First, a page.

He succeeds in giving the Indian point of view and in the process often mocks at the Europeans. He describes how the Europeans always appeared to be in a hurry in India, which greatly intrigued, and one is sure, amused the Indians. “For some reason, incomprehensible to the Eastern mind, Europeans were always in a hurry ‘Jaldi Karo’ … … ‘Jaldi’ was almost the first word a European learnt in India. Not that the time saved was put to any useful purpose”.
We are told of the little known relatives of important personalities of the day lying buried in India. We get details about the Yale University’s founder Elihu Yale’s Madras connection. In Bangalore is the grave of the son of Sir Walter Scott who died at the Cape on his way to India. Who but Theon Willkinson could discover that poet John Milton’s great-grandson Caleb Clarke was the Parish priest of the St. Mary’s Church in Madras. Or that Mathew Arnold’s brother Delafield Arnold, who wrote several books and articles under the penname “Punjabee” had a long stay in India. He also located the grave of Charles Dickens son Walter Landor Dickens in Bhowanipore near Calcutta.
He shows surprise that there is no memorial to the dead Indians at the site of the Battle of Plassey, or to the victims of the Great Cyclone of 1st November, 1864 which left thousands dead in Calcutta. One needs to appreciate that expression of private grief in public, by way of erection of memorials was not common in India. Similarly mass monuments were also not erected in India. One reason is the difference in the manner of disposal of the dead. Since in Christians, the dead are buried at specific, identifiable places in the cemeteries, putting up a gravestone with an inscription or getting a monument constructed over it are understandable. The majority Indian form of disposal of the dead is by burning at the burning ghat. The same spot is used again and again, to burn the dead bodies. So it is difficult for any one to individually or collectively regard it as the burial place of a particular individual and to bury a memorial or structure there. Therefore not finding memorials to the dead in India should not be taken as lack of show of respect for the departed.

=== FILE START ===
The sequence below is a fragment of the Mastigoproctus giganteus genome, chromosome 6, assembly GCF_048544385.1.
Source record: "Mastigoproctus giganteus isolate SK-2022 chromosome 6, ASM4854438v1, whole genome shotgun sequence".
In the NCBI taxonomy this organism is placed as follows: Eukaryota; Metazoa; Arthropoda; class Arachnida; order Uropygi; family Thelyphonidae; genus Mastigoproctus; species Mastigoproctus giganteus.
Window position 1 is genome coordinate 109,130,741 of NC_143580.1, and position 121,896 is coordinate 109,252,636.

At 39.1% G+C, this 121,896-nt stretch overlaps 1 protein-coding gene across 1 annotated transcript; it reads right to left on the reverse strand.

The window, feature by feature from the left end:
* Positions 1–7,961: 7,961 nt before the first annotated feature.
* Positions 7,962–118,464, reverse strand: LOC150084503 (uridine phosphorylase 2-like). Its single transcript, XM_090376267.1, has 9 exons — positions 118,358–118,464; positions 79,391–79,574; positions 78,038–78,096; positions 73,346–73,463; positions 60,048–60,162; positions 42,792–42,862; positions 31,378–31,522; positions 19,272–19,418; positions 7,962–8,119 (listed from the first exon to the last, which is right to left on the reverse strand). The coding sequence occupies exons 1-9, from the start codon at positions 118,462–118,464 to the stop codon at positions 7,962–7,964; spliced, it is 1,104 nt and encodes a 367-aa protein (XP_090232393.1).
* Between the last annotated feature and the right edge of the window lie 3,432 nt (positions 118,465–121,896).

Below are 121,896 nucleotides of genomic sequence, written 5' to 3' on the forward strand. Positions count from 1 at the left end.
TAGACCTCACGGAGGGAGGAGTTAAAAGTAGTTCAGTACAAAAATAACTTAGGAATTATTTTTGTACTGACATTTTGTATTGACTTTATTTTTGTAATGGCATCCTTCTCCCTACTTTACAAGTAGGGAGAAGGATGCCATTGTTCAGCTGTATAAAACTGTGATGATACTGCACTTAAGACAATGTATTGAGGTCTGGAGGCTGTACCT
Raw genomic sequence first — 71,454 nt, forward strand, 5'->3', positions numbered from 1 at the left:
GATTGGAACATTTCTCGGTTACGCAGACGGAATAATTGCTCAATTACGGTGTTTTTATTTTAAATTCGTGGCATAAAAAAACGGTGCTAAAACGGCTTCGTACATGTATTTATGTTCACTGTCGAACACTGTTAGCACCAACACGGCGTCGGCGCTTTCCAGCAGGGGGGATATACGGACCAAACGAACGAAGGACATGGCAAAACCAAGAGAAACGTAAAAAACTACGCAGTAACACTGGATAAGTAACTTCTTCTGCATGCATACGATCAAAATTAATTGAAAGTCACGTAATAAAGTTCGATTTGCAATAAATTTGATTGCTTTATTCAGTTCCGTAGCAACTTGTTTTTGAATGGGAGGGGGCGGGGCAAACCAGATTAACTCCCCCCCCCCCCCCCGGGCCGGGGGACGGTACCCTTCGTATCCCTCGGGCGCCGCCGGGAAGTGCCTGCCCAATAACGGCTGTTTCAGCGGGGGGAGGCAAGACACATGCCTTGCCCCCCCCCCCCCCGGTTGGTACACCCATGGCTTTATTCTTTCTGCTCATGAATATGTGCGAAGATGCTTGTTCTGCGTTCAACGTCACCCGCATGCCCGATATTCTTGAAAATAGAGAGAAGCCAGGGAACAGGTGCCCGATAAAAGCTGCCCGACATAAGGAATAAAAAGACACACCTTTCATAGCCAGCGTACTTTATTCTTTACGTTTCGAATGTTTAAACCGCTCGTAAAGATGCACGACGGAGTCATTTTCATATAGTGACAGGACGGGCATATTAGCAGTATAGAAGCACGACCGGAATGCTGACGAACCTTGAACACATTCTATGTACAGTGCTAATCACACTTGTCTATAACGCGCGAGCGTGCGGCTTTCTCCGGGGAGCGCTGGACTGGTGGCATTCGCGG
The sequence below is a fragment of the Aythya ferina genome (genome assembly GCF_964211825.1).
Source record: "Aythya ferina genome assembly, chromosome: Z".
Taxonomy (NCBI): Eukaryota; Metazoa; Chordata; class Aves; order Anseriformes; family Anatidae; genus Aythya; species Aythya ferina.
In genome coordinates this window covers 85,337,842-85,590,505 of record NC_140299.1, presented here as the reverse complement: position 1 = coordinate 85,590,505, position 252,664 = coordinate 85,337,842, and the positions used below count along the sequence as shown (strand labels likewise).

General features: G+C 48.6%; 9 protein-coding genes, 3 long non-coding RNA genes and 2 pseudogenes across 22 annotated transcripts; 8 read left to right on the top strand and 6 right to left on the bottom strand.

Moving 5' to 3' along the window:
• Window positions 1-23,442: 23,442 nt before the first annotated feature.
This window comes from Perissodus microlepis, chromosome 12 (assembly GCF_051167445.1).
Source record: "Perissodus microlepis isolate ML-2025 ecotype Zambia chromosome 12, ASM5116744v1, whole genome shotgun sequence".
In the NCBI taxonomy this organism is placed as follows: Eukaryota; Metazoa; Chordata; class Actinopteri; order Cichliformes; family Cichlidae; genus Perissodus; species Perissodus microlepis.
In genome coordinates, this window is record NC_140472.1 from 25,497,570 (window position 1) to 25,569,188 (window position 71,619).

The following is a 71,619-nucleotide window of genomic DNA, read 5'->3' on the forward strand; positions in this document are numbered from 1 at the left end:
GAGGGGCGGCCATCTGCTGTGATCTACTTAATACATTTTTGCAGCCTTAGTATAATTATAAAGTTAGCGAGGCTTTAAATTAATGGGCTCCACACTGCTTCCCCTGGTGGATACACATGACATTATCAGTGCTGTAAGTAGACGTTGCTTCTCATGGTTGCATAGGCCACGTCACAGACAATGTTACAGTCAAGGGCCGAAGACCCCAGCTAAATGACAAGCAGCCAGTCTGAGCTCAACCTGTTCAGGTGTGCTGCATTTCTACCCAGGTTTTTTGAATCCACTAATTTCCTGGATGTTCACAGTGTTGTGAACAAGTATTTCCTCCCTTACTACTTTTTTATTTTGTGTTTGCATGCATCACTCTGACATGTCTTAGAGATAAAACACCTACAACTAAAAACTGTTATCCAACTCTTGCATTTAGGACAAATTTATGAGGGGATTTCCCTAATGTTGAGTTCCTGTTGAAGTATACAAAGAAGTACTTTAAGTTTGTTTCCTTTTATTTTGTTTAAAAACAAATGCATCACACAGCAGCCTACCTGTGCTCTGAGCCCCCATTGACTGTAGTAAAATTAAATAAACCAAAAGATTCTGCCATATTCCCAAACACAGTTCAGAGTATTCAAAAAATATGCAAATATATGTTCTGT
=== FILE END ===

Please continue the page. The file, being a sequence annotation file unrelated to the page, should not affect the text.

Remembering the dead is not the same thing as glorifying the colonial rule – these are just different levels. At one level, the detailed epitaphs and inscriptions could be seen as an expression of, and even an attempt to glorify the colonial empire. At a different and more humane level, it is just remembering the dead who came from far away lands, never, ever to go back to their motherlands. Those who subjugated the land lie dead and buried here- subjugated by the same very land- what an irony!
As is welknown, the Moghuls had got pillars erected at every ‘kos’ on the Grand Trunk Road in India. These were known as the “Kos Minars” and were the precursors of the present day milestones. But what really came as a surprise was the finding in the book about small cemeteries set up by the British along the grand Trunk road and some other major roads. “There were tiny cemeteries or clusters of graves at about 12 mile intervals, known as ‘marching cemeteries’, where the casualties of heat stroke were buried when the marchers camped on for the night”. This is a tempting area for further research – if only I were younger!
It is difficult to label this book into a single category. It is interestingly informative, thoroughly thought provoking and amazingly anecdotal.
Thanks to his initiative BACSA has aroused considerable interest in India and the upkeep and conservation of the European cemeteries has improved, though in patches. My humble homage to this extra ordinary man would be to propose the following epithet for his grave.
“There are many who care for the living,
But here lies a man who cared for the dead!”
Photograph, text and copyright by K.J.S.Chatrath.